There's always such a lure about "how to draw" books for me, especially when it comes to what I'd like to know more about.
I would have picked it up if not for the fact the sucker cost almost $30... very tempting, but I'm trying to be frugal... this year, it seems like I can't walk into Wal-Mart or Target without picking up something.

In response to that, I have yet to read several books I'd picked up recently. Among them are "The Lost Hero" and "The Serpent's Shadow" by Rick Riordan (of Percy Jackson fan), the latest "House of Night" novella telling the backstory of the evil Neferet... and I'm maybe 100 pages away from finishing Mindy Kaling's book.
So far it's been great. I'd just been getting so distracted between this and that :-P

So much about the dragon book intrigued me, but nothing more than the back stories about the different kinds. The mythologies of dragons are always changing and they vary by region. That's the part that fascinates me the most: everyone has their own story.
But I think I might have a place for the "Temple Dragon"... derived from Asian mythology, that is very reclusive and would be a lot more dangerous if they didn't go out of their way to avoid humanity.
And it's for a story I started writing months ago, but have stalled in my inspiration since then. Not that it's my greatest priority right now.
My desire to return was fueled by the thing that inspired me to begin it in the first place.

"Bleach" has gotten to the point of being extremely hopeless... as much as I love Japanese animation, there's nothing I can't stand more than an invincible villain that you literally spend the whole series trying to defeat.
What sucked about InuYasha was that the animé ended before the defeat of Naraku, but thankfully, one of my college friends who read the manga told me how it was resolved.

But with "Bleach," they have gone back and forth between several different story arcs... almost to the point where I'm begging "enough already, let's defeat this guy first"...
that's the thing about the series that last for AGES.

Everything else I'd watched only lasted for so long.

FullMetal Alchemist, both versions, ended about 50 or so...
Kekkaishi, which I watched because it starred Vic Mignona (Edward Elric) from FullMetal. barely lasted 20...
then there's Samurai 7, which only lasted 24... that's why I decided to get the boxset. Plus it feels so authentically Japanese that I geek out to it all the time.

so anyway...
I started a story about this female warrior named Cassandra, which began with her failing to defeat this invincible foe... an endeavor that almost resulted in her death...
I write up somewhat of a back story and a motive behind her quest... but have had little inspiration since then. Not that I'd worried about never finding resolution.
I got to thinking that a dragon could be the key to her emerging victorious- the trick is getting it to become her ally.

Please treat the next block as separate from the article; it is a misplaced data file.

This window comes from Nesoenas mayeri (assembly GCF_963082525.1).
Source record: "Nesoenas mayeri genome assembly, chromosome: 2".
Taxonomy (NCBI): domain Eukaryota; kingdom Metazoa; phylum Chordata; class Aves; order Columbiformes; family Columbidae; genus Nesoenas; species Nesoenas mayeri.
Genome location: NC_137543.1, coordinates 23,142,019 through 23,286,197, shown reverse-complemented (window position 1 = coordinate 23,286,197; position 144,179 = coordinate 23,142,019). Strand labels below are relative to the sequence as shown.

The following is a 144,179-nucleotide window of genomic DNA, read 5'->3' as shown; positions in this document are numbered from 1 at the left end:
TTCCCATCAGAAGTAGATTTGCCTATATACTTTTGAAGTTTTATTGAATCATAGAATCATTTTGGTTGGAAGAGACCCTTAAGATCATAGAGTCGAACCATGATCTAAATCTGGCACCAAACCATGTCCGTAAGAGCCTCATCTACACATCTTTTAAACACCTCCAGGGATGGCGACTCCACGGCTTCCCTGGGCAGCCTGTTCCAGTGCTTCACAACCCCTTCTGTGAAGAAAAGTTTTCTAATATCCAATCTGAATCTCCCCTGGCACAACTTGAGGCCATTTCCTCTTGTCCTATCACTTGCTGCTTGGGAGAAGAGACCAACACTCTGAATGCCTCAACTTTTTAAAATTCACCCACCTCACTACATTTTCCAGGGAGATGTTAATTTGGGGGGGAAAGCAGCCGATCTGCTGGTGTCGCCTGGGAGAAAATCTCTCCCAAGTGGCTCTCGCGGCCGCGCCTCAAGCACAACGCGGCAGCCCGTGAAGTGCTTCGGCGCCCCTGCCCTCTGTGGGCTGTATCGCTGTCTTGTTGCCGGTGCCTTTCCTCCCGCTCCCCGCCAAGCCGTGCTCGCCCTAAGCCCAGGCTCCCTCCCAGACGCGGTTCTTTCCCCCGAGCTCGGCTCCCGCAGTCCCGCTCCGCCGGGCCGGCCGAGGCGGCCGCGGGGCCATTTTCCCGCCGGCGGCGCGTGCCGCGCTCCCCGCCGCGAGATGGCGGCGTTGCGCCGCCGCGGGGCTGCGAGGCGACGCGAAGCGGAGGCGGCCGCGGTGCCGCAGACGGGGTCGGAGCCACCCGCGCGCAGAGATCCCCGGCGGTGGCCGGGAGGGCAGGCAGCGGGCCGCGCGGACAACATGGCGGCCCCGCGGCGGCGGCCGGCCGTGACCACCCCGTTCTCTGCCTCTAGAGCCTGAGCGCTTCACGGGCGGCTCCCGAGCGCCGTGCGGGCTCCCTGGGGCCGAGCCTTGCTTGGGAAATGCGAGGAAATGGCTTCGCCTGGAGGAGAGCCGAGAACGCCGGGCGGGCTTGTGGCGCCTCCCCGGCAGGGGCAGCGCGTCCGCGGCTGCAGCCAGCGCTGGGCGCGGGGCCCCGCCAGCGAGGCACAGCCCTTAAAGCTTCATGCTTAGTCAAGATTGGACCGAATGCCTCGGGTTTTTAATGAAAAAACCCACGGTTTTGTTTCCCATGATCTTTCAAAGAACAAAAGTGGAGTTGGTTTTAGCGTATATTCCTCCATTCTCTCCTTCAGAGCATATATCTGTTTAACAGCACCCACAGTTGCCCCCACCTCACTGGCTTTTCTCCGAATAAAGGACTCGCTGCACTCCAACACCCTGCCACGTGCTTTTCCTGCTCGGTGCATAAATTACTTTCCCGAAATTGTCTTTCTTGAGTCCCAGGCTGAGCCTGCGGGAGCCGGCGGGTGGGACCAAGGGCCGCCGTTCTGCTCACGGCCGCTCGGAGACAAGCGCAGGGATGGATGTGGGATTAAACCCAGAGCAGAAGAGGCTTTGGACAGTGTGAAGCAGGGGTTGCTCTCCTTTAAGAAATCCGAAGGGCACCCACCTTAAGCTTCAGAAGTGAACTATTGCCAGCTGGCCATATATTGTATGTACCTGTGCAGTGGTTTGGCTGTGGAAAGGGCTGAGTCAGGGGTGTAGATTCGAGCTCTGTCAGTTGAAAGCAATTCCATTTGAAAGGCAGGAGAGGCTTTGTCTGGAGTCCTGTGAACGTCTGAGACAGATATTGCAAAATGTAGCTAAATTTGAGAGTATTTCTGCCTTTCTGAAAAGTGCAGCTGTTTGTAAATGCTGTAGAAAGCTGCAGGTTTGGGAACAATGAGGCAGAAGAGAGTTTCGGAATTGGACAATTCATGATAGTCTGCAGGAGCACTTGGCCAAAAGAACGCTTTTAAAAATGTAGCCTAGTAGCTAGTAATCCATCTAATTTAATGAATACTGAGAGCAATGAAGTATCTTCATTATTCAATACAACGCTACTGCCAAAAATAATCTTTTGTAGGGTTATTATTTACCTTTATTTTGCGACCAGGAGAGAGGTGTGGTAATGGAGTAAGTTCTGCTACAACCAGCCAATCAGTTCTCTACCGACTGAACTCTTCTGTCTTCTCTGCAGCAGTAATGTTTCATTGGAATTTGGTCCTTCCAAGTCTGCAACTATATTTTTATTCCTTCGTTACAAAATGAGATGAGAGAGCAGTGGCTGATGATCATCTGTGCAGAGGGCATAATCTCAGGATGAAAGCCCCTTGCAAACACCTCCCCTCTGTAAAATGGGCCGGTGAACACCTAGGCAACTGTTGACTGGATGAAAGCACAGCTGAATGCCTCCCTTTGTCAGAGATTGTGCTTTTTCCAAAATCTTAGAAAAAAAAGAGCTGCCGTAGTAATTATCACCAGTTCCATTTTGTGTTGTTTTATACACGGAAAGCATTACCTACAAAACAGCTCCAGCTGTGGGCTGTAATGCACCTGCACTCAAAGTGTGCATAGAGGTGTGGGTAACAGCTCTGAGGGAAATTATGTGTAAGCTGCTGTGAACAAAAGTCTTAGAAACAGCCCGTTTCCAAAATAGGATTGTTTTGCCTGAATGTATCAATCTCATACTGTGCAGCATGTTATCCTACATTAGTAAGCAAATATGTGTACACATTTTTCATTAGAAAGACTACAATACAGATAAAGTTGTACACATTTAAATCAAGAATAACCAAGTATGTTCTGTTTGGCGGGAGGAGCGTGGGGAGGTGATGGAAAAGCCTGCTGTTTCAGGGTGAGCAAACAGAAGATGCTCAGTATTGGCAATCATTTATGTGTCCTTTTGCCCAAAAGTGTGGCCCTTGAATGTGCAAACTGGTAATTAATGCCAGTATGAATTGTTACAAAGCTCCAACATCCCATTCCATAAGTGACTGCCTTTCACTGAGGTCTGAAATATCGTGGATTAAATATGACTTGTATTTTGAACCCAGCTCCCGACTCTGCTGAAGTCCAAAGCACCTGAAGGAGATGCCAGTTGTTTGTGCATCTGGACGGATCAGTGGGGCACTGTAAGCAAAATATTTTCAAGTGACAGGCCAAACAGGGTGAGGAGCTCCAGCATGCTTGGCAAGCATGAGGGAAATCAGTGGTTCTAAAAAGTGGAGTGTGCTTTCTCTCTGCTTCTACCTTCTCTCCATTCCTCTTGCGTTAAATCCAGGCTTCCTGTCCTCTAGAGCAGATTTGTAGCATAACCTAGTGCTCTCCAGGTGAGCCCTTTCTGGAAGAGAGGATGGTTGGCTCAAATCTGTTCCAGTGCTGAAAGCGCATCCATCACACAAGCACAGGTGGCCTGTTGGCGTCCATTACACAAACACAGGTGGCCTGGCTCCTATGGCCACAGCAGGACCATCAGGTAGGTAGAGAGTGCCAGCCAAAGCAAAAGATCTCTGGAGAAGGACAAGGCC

This "temple dragon" is mysterious, only appeared to a chosen few, and is extremely hard to read. 

That's all I got so far.

Supposing I go forward, this will be my 3rd time working with dragons in my work.

Jonas's story had two: one as his ally and another as his foe.

Orion, who I penned as a "distant cousin" to Jonas because they're both reincarnations of people who originated in an earlier time, had two: again, an ally and a foe... this time they were sea dragons because he is changed into a merman by a mermaid who saved him from drowning... who happened to know him in his former life.


All this got me thinking... are dragons really the most versatile mythical creatures? 
Every culture has a different story. Different writers have their different stories, whether you're Artemis Fowl or J.K. Rowling.

I don't believe there is any other that can fill this many roles and positions in fiction... whether it's in books, film or TV.
Everything else is either one or the other... all unicorns and pegasuses are deemed as pure, rare creatures... elves, dwarfs, and gnomes can play both sides, but it depends on how you ask and not many people work with them... right now I can only think of J.R.R. Tolkien, George Lucas ("Willow") and Jim Henson :-P goes to show what I know

Dragons come in all shapes and sizes... heck, there's a dragon that even had his own video game franchise...
Spyro not only got me into platform games, but his worlds are probably responsible for helping me see that not all dragons are dark creatures...
sadly, the games haven't been quite as good since Playstation... I got the first two on the PS2 and stopped after that... because the gaming was harder, longer... and maybe the fact they couldn't pick a single actor to his voice...
not that I should be complaining that much because I didn't mind the change between the first and second games... both actors happened to work together in "Rocko's Modern Life"... pretty cool... the latest actor to take over was Elijah Wood in a trilogy of games said to tell Spyro's origin and explain why he was the only dragon immune to the magic of Gnasty Gnorc in the first game.

I never got to play any of them... maybe because I rather spent my money on books, DVD'S and CD's.

I'd seen Dragonheart and DragonSlayer... neither of which I have a great memory about...
and most recently, I'd gotten to know the dragon featured in BBC's series "Merlin"...
I'm still kinda working on getting past that one.
The ending was such a cop-out and the worst of it was that the dragon showed up, as he always had before, and despite that, he told Merlin he couldn't do anything to change how things ended. Just bad writing on that part. They wanted to end the series with the 5th season, but the finale was incredibly rushed. It deserved better.
[part of me is considering putting some Arthurian mythology in my story as well... but I gotta do it  just right... otherwise it'll feel very disjointed to have Japanese influences mixed with English]

I saw Eragon and was very disappointed with it... the dragon in that was awesome, but it was clearly geared towards the people who'd read the books... the transition from the first storyline to the actual plot itself... just felt disconnected to me.
Then there's Harry Potter, where you'd seen everything from Hagrid's baby dragon Norbert to the Horntail Harry had to get past in the first TriWizard tournament task to the dragon guarding the Gringott vaults.